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Article
Publication date: 6 September 2011

Petri Parvinen, Jaakko Aspara, Joel Hietanen and Sami Kajalo

This paper aims to investigate the role of new value creation mechanisms in a company's sales strategy. Using value creation and strategic marketing as theoretical…

Abstract

Purpose

This paper aims to investigate the role of new value creation mechanisms in a company's sales strategy. Using value creation and strategic marketing as theoretical approaches, the study explores the underpinnings of blue ocean strategy (BOS) and categorizes ways in which BOS is reflected in sales management activities. The link to performance and the influence of contextual moderation are also examined.

Design/methodology/approach

The article reports on a study on sales management in a 168‐respondent survey of CEOs and sales directors of Finnish companies across industries. The operationalization is quantitative, and principal component analysis with the varimax rotation method is used to examine the companies' approach to executing BOS and the firms are categorized using the cluster analysis method. Furthermore, the linkage to self‐reported business performance is statistically analyzed.

Research limitations/implications

This study identifies four approaches to using BOS: strategic awareness‐building; customer‐specific solution orientation; enforcement‐orientation; and non‐employment of blue ocean thinking. While only the enforcement‐orientation cluster has superior performance to non‐users of BOS across the entire sample, there are surprisingly notable performance differentials within different combinations of contexts.

Practical implications

The study points out that enforcing BOS at the level of action and implementation in sales management pays off. The findings entail that choosing between the identified BOS approaches and implementing them should be context‐specific. Furthermore, the development of skills is emphasized over knowledge management.

Originality/value

For concepts primarily directed at managerial audiences, the theoretical foundations and empirical testability is often not the primary concern. This study presents investigative work geared at revealing the key factors underlying blue ocean strategies in sales management. The paper represents one of the first verifications of the link between blue ocean strategy and business performance.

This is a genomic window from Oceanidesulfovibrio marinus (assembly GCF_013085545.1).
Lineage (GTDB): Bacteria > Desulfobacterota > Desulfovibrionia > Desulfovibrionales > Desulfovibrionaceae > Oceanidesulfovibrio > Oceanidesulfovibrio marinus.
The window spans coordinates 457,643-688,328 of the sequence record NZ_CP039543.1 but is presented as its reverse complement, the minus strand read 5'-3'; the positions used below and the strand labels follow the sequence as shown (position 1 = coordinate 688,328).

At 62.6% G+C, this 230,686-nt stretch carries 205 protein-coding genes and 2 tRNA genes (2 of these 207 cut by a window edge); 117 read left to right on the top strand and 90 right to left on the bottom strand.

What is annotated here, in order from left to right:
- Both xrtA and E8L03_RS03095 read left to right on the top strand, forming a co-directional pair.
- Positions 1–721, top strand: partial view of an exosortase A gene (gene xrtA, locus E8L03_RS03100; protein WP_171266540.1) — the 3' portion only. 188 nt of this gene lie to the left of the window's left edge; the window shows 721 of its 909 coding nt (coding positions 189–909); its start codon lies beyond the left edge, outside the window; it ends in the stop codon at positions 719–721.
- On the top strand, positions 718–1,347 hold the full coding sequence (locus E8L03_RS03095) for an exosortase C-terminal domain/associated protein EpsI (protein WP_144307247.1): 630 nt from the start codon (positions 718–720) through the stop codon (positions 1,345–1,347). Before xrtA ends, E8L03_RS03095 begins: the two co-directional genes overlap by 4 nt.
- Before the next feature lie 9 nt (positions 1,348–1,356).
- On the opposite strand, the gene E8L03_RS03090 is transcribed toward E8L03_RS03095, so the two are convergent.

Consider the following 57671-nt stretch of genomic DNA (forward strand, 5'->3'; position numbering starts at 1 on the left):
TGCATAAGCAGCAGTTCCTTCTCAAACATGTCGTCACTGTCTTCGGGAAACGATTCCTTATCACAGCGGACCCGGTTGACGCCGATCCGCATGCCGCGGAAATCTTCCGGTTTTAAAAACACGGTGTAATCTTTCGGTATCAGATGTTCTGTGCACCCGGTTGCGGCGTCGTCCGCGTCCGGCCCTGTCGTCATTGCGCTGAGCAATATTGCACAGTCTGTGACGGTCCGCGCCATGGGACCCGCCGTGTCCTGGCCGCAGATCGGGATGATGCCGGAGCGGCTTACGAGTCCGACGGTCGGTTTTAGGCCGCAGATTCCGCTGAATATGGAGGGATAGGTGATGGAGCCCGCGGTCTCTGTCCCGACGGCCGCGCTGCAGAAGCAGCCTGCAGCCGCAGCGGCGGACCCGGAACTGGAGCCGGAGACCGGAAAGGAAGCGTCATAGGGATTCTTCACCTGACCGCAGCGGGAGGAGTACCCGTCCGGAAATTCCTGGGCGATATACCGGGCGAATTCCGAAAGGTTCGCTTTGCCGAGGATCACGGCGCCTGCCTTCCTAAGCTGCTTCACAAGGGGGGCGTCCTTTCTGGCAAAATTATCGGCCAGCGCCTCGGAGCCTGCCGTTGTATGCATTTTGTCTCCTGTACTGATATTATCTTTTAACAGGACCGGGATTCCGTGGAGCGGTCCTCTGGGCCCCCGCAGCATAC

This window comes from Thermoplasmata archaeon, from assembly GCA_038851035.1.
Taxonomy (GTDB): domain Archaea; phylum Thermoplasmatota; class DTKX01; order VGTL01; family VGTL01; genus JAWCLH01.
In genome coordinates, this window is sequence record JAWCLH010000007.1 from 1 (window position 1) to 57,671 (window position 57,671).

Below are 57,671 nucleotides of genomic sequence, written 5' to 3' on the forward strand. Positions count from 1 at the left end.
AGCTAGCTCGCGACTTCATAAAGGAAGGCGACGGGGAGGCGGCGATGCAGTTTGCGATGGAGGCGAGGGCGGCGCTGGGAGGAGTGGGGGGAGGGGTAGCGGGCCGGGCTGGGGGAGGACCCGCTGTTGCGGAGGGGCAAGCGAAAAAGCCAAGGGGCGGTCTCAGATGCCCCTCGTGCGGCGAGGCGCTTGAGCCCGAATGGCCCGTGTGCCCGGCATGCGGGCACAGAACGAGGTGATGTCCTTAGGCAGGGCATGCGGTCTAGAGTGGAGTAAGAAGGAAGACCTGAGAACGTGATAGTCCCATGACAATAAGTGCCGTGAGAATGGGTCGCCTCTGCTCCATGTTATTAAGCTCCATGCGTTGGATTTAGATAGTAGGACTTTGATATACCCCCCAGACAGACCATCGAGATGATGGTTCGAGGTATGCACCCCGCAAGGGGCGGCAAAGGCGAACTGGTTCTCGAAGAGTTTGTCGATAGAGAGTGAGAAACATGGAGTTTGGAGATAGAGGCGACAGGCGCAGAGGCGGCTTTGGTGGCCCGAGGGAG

Details

Management Decision, vol. 49 no. 8
Type: Research Article
ISSN: 0025-1747

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Case study
Publication date: 21 November 2016

Christopher James Human and Geoff Bick

This teaching case focuses on the field of marketing, particularly, the situation of building a global brand as small and medium-sized enterprises (SME) internationalizing…

Abstract

Subject area

This teaching case focuses on the field of marketing, particularly, the situation of building a global brand as small and medium-sized enterprises (SME) internationalizing from an emerging market.

Study level/applicability

It is recommended for postgraduate and post-experience students, for example, in MBA programmes and executive education courses.

Case overview

This teaching case focuses on the field of marketing, particularly, the situation of building a global brand as SME internationalizing from an emerging market. It is recommended for postgraduate and post-experience students, for example, in MBA programmes and executive education courses. BOS Brands provides an interesting case on the internationalisation experience of a Born Global firm, particularly from an emerging market context. This medium-sized South African business develops, distributes and markets Rooibos-based beverages in Southern Africa and Europe, with eyes on a broader global presence. The case provides insights into the strategic decisions required to successfully take a medium-sized business into competitive foreign markets without the capital and support enjoyed by many larger multinational corporations. Among other issues, BOS Brands provides fertile ground to explore the selection of target country and entry mode, overcoming cultural and physical distance, opportunity recognition and the roles of networks and innovation.

Expected learning outcomes

The expected learning outcomes are to: analyse the decision-making process of the internationalising SME in terms of internationalisation factors, timing and phases and evaluation of potential target countries and entry mode options and launch marketing approach; understand the complexities of marketing in a foreign cultural and business context (including cultural and physical distance); and develop alternative marketing strategies for an entrepreneurial SME to grow internationally given limited resources.

Supplementary materials